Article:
Why cheap gasoline is a setback for going green

The Globe and Mail

Barack Obama can expect a hero’s welcome when he visits the Detroit auto show for the first time as U.S. President this week. The Detroit Three auto makers owe their current glory to Mr. Obama’s 2009 bailouts of General Motors and Chrysler and the domestic oil boom that occurred on his watch. Almost 650,000 U.S. auto jobs have been added since he took office. New-car sales set records on both sides of the Canada-U.S. border in 2015, after hitting near three-decade lows in 2009.

There is just one very big thing wrong with this picture. Mr. Obama’s grand plan for sparking a transportation revolution with hefty subsidies for electric cars and increasingly stringent fuel-economy standards has been entirely overwhelmed by surging U.S. oil production (and the resulting low gas prices) and consumers’ love of SUVs and pickups, which generate the highest profit margins for auto makers, but which consume the most gas and produce the highest carbon emissions.

The average fuel efficiency of new vehicles sold in the United States fell throughout 2015 to hit 24.9 miles per gallon (9.45 litres per 100 kilometres) in December. Auto makers were supposed to market 2016 fleets with an average fuel economy of 35.5 mpg (6.6L/100km) under a 2011 agreement with the Obama administration that the Canadian government also signed on to. They won’t even come close. The average mileage of cars sold this year is expected to fall again.

The transportation sector accounts for more than a quarter of U.S. greenhouse-gas emissions and a similar, if somewhat smaller, proportion in Canada. This requires the auto industry to be a key partner of governments in reaching emissions-reductions targets. Both Canada and the United States have been banking on higher sales of compact cars and electric vehicles to attain their targets.

Instead, the subcompact-car market is comatose and EV sales are on life support. Both categories of vehicles experienced declining sales in 2015. Despite offering more EV models every year, the auto makers are deeply conflicted when it comes to promoting these vehicles. They lose money on most EVs. And because no large auto maker produces its own batteries, the costliest component in an EV, they prefer selling cars with the gas-powered engines they do design and manufacture. It’s a question of control.

EVs were a tough sell when gas was at $4 (U.S.) a gallon ($1.05 a litre) in the United States. With gas below $2 a gallon, they’re an afterthought. Regulations in California, where auto makers must sell an increasing proportion of EVs or buy credits to offset the sale of gas-guzzlers, have provided some support. But the EV market remains a niche sector that mostly caters to well-heeled Tesla fanatics.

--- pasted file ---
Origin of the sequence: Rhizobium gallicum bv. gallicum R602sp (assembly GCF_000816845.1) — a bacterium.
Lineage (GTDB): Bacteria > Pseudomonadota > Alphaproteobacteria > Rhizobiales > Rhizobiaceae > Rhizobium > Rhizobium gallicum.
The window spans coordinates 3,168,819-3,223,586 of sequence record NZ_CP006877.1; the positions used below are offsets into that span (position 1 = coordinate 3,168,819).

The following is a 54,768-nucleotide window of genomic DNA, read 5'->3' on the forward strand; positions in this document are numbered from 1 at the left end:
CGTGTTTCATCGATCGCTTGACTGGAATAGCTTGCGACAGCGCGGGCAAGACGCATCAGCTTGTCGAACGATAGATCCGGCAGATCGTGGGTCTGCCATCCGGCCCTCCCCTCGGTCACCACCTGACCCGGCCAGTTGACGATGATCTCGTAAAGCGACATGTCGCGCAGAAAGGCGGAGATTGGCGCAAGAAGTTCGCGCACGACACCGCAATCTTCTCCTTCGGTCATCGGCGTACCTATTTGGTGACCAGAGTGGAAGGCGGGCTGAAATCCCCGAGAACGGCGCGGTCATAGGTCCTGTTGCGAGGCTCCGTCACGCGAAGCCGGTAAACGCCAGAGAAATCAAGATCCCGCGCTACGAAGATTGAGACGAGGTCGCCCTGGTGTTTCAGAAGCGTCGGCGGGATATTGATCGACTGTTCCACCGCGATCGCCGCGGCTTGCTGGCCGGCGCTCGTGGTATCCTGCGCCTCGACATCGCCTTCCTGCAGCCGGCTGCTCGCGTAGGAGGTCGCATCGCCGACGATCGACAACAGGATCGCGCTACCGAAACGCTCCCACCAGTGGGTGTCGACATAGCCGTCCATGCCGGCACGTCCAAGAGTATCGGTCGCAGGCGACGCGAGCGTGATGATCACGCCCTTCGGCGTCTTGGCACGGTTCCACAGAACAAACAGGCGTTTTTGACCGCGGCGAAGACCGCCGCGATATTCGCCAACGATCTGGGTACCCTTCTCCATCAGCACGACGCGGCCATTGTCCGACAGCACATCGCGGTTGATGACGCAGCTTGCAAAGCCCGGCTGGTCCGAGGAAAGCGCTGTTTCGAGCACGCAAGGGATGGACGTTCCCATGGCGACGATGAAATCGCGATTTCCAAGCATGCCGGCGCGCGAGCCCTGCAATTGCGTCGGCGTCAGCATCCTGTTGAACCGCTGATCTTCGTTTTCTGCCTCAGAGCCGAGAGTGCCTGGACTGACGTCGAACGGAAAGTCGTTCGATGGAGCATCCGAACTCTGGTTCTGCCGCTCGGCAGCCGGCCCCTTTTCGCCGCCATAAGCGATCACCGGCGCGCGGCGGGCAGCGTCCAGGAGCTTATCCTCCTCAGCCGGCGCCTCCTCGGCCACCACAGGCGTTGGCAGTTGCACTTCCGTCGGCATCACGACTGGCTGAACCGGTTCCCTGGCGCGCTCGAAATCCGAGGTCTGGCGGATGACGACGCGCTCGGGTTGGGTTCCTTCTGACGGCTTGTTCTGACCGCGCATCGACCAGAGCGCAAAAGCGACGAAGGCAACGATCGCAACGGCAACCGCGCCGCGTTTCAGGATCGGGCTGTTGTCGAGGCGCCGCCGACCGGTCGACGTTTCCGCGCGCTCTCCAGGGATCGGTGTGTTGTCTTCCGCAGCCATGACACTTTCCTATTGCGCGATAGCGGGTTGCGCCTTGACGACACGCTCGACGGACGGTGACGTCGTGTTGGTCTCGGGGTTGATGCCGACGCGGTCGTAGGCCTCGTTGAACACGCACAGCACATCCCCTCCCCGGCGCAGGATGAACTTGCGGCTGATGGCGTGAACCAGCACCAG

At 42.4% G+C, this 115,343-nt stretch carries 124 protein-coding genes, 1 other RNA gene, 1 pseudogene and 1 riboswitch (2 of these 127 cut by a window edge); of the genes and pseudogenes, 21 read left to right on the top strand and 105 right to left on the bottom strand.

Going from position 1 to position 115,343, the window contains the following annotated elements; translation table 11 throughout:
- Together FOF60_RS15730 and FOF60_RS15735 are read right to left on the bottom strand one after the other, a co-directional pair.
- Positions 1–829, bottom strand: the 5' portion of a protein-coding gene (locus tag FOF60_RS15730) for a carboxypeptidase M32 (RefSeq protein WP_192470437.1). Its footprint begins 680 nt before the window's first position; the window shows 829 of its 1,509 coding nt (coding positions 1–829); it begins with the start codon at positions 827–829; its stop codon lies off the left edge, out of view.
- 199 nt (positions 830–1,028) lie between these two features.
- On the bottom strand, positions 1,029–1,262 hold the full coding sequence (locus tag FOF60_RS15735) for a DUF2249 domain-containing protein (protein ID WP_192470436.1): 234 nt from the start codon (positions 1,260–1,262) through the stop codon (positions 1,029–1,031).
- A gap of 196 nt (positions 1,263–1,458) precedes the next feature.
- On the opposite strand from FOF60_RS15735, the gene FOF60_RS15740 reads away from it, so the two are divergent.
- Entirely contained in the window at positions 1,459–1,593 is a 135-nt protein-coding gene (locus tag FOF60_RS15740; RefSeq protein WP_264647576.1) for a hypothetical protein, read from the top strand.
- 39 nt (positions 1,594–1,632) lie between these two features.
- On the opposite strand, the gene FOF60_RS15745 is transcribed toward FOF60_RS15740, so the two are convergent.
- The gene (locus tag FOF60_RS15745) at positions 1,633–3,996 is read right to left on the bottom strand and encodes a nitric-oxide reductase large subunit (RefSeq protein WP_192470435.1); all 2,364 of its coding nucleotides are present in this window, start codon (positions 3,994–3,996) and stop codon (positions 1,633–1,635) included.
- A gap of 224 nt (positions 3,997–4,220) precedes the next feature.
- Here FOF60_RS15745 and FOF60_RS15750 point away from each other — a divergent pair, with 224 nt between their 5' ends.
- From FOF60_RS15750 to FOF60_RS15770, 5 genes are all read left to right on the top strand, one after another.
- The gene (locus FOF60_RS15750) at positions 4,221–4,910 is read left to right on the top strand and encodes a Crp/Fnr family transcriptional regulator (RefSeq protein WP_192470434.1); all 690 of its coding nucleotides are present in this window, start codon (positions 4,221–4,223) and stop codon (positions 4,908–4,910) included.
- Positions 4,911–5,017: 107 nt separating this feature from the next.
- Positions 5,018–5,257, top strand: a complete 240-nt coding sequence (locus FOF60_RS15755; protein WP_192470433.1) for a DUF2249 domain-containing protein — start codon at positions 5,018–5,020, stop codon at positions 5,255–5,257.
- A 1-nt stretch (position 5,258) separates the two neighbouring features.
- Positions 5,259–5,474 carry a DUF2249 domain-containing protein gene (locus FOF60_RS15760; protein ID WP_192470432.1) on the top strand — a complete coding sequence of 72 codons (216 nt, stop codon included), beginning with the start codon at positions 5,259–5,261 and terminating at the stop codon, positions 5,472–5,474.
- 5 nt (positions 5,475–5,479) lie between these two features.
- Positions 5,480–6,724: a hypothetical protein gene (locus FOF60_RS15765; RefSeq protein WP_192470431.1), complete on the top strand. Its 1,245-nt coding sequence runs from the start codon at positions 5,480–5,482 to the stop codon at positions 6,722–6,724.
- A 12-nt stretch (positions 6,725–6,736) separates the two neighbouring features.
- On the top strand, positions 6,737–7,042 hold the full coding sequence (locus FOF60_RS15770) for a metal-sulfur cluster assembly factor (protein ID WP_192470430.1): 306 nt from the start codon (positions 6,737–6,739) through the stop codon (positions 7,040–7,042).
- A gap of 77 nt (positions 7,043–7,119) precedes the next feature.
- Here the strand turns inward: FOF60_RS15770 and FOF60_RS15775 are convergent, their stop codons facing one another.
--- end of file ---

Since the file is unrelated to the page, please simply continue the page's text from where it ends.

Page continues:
Fewer than 120,000 of the 17.4 million new cars sold in the United States in 2015 were all-electric models. Fewer than 6,000 EVs were sold in Canada in the first 11 months of 2015, accounting for 0.33 per cent of all new-car sales. Adding in sales of hybrids bumps the figures up somewhat, but not enough to signify real change.

Expect auto makers to push for a relaxation of fuel-economy standards that are supposed to reach 54.5 mpg (4.3L/100km) by 2025, wreaking havoc with North American greenhouse-gas targets. Without exponentially higher gas taxes and massively larger tax rebates for electric cars, neither of which are likely any time soon, there is little prospect of consumer uptake of EVs.

Even in China, which has the most lucrative electric-vehicle incentives on the planet, EVs accounted for fewer than 200,000 (according to the most liberal estimates) of the record 21.1 million passenger cars sold last year. EV enthusiasts call China a great success. If that’s what success looks like, the planet is truly in trouble.

In November, the Paris-based International Energy Agency predicted that oil prices of around $50 (U.S.) per barrel through to 2020 would dramatically stall development of low-emissions vehicles, leading the world to forgo “around $800-billion-worth of efficiency improvements in cars, trucks, aircraft and other end-use equipment, holding back the much-needed energy transition.”

When even the greenest president ever touts low gas prices as great news – “Gas under two bucks ain’t bad either,” Mr. Obama said in touting his achievements in last week’s State of the Union address – you can hardly blame U.S. consumers for going on a joy ride. Their love affair with the internal-combustion engine is stronger than ever. That’s what saving the auto industry gets you.


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